Can lying be the correct action in certain situations? Bhikkhu Bodhi gave an example of a situation where lying might be appropriate: In World War II some nice people would hide those oppressed by the Nazis. If Nazis come and ask these nice people if they are hiding Jewish people, would it be the appropriate action to tell the truth?
Of course lying is sometimes called for. Morality is not about mindlessly following rules, but in seeing beyond our egoic concerns and doing what the situation calls for (Skillful Means). Mindlessly following rules is how cults and death camps get started.
Moral guidelines have a place, and more often than not, they should be followed. However, there is no replacement for using our brains to study the situation and decide if these rules are applicable there.
Buddhism is about overcoming suffering, with a special focus on the self as the axis upon which suffering revolves. So look at all Buddhist teachings through that lens. Don't ask what the Buddhist teachings tell you to do; rather, ask what lies behind that teaching. What is it about the self that lying perpetuates? Is it really lies per se, or is it that...
- Lies often inflate our egos?
- Lies often hide our shame?
- Lies are ways we try to bail ourselves out of trouble and as such are enablers of immoral behavior?
There are no Enlightened lies. Fourth precept is the one precept that the Bodhisatta has never said to have broken since he started cultivating Paramita, many Kalpas ago.
Four conditions must be met to break this precept
- The statement must be untrue.
- There must be an intention to deceive.
- An effort must be made to deceive.
- The other person must know the meaning of what is expressed.
Causes of False Speech
The root causes of false speech are greed, hatred and delusion.
- Greed is the root cause when false speech is used to obtain material gain or status for oneself or someone dear to oneself.
- Hatred is the root cause when false speech is used to cause loss and bring harm and suffering to others.
- Delusion is the root cause when it is used neither for one's gain nor to cause loss and harm to others, but for the sake of enjoyment such as lying for the sake of a joke, exaggeration to spice up a story, or flattery to please others, etc.
But what people forget is that not giving information is not the same as lying. In the case of the Nazis example, they wouldn't have taken your word even if you did lie. They would have searched your house in any case. It's not like they needed a warrant back then. So, instead of saying "yes we do have jews hiding in our house", you could improvise and say something to throw them off.
ex: "What?? You think we are that crazy? Heil hitler!!" :)
I believe morality is more important. If we lie to cheat someone or to gain an advantage, then it would be wrong, but...to lie to save a persons life or lessen suffering, i think that is commendable, and it should be the foucs of all humans, regardless of race, ethnicty, religion or even viewed as an enemy or friend. We all know what pain feels like, we all know what suffering feels like, and if we have the opportunity to help reduce or end that suffering, then the opportunity should be taken regardless of who the other person is!!
Is it all a matter of perspective and/or perception? Each of us sees a circumstance from a set of values embedded in our experience & personality. Our culture, spiritual aspirations and social interactions also impose on us group expectations of how we should behave and in some respects what we do or do not say. There is most definitely the capacity to lie by commission which is not always considered [that bad, if at all] in the moment a lie is conceived.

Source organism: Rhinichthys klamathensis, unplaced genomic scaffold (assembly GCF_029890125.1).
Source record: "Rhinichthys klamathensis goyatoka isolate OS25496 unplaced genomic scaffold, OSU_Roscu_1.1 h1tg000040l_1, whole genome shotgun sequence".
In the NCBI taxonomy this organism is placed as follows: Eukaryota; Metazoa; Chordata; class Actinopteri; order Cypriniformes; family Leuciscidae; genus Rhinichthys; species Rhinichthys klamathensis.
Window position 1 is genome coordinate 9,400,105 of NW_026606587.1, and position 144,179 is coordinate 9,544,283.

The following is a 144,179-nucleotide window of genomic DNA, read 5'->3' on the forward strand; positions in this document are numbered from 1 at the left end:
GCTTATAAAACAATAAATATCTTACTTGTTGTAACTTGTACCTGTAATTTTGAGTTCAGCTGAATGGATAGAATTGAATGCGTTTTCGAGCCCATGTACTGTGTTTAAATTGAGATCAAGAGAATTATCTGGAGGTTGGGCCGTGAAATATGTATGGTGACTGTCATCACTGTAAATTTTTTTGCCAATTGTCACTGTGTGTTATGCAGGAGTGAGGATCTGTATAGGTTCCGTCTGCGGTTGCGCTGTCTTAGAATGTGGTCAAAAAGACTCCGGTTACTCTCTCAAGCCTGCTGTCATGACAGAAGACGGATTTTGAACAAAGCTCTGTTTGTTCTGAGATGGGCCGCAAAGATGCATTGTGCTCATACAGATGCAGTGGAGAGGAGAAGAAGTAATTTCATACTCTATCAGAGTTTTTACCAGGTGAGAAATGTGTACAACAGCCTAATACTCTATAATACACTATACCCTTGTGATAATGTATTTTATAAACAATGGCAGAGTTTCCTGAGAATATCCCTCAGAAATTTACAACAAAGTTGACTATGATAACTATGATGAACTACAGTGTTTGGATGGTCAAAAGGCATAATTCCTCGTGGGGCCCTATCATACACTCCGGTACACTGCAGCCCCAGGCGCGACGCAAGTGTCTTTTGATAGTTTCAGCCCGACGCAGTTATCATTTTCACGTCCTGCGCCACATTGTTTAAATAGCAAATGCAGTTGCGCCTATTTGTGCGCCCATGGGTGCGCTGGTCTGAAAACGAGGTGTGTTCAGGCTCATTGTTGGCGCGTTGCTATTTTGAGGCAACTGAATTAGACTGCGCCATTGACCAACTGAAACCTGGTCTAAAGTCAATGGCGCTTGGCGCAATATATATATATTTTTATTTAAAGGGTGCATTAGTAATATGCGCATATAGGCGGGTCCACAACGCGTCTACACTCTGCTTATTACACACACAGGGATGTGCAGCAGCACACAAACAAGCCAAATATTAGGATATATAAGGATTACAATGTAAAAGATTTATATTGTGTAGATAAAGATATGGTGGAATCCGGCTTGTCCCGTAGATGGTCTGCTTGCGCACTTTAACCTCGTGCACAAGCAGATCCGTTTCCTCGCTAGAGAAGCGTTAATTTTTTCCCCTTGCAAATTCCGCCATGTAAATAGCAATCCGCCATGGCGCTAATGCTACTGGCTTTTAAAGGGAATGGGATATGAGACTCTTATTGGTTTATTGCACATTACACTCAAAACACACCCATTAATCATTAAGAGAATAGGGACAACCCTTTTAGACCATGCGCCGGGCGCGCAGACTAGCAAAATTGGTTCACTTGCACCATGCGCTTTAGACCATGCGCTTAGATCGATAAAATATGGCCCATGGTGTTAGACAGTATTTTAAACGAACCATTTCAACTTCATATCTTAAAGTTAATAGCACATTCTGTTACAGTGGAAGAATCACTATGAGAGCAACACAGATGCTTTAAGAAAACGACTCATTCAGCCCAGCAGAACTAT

Yes lying can be a predictor of mental illness (Why Some Narcissists and Borderlines Lie), if not a manipulative and deceiving personality (The Truth About Lying — Deception is rampant, and sometimes we tell the biggest lies to those we love most) but I urge consideration of the maxim 'walk a mile in their shoes'.
If we are being lied to, does it not auger well to consider what it is about our behaviours that creates in that person the need to lie to us [whether that be to not hurt us, to leave a relationship or whatever]. Unless dealing with a psychopath, a dynamic that involves the intent and then the energy of concocting the details of the lie and then more than likely having to hold the lie for a period of time, must hold some resonance from the lie-ee. We are not always so innocent in these situations.
I work with offenders who can be deceitful and manipulative. When I get out of my professional 'presence' and consider what the future [and in fact the past] is for them, their families and others who have been impacted by their poor choices and associated behaviours [not least of whom is the victim of any crime] I still have to consider that my luck has held out.
There but for the Grace of God go I, most of the people I have worked with in the forensic setting were not bad people. They were people who did what they could with the information and choices [mostly limited at the time] available to them when offending. Who am I to judge? I doubt that I would make similar choices, but quite frankly I don't know. What would I do if I suddenly found myself unemployed, on the streets or in what ever set of circumstances that might cause me to lie, deceive or manipulate so that I could increase my chances of surviving the next 24 hours, or may the next hour.
Yes I know there are some pretty mean and nasty people out there, but before judging perhaps we should consider such things. We might also like to consider that the concept that lies can be elicited because of a fear of being judged and many who lie regularly are judged not because of what they have done but because of the expectations by others that they continue to misbehave or act in the judge's eyes inappropriately. The fallout of deceit can sustain negative attitudes and behaviours even when the person who betrayed the trust has in fact changed their ways.
The point I am making here is that if I become aware that someone is lying to me or has done, then it is, in my view, my responsibility to consider my response to the situation. That is the only thing I have any chance of adjusting. I can't make someone not lie to me. I can't change them or the situation unless they have gained some insight into their behaviours and the repercussions of same and are ready to commit to a course of change.